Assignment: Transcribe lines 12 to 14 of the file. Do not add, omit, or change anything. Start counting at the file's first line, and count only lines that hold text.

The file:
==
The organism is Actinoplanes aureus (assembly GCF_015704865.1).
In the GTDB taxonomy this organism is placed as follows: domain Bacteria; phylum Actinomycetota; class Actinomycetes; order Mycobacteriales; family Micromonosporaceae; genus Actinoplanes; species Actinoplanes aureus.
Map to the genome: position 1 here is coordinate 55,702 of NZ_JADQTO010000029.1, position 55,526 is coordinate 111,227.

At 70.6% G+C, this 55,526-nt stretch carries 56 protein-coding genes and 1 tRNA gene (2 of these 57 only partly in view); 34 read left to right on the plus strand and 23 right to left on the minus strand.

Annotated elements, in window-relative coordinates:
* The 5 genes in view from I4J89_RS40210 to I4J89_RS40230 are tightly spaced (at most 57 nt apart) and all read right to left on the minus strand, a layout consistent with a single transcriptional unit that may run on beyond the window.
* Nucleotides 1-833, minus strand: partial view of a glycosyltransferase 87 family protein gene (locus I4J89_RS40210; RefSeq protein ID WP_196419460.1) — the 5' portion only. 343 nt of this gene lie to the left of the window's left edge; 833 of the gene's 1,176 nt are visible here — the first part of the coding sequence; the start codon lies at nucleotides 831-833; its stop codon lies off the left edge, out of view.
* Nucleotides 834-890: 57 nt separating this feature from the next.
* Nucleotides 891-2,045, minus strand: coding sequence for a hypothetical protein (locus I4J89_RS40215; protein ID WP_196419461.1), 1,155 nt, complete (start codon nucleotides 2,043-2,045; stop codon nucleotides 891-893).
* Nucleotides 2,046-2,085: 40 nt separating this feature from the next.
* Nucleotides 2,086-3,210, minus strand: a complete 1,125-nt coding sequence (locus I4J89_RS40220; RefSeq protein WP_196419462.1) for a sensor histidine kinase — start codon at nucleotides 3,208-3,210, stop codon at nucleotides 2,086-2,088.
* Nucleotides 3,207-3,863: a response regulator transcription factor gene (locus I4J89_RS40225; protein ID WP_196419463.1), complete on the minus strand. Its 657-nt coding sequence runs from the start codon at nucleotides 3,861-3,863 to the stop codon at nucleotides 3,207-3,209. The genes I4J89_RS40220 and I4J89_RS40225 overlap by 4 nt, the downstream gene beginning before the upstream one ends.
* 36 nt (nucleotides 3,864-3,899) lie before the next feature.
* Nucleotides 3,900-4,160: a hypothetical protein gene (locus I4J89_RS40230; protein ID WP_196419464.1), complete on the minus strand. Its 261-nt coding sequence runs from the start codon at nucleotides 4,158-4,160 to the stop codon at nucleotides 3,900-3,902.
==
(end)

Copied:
* Nucleotides 3,207-3,863: a response regulator transcription factor gene (locus I4J89_RS40225; protein ID WP_196419463.1), complete on the minus strand. Its 657-nt coding sequence runs from the start codon at nucleotides 3,861-3,863 to the stop codon at nucleotides 3,207-3,209. The genes I4J89_RS40220 and I4J89_RS40225 overlap by 4 nt, the downstream gene beginning before the upstream one ends.
* 36 nt (nucleotides 3,864-3,899) lie before the next feature.
* Nucleotides 3,900-4,160: a hypothetical protein gene (locus I4J89_RS40230; protein ID WP_196419464.1), complete on the minus strand. Its 261-nt coding sequence runs from the start codon at nucleotides 4,158-4,160 to the stop codon at nucleotides 3,900-3,902.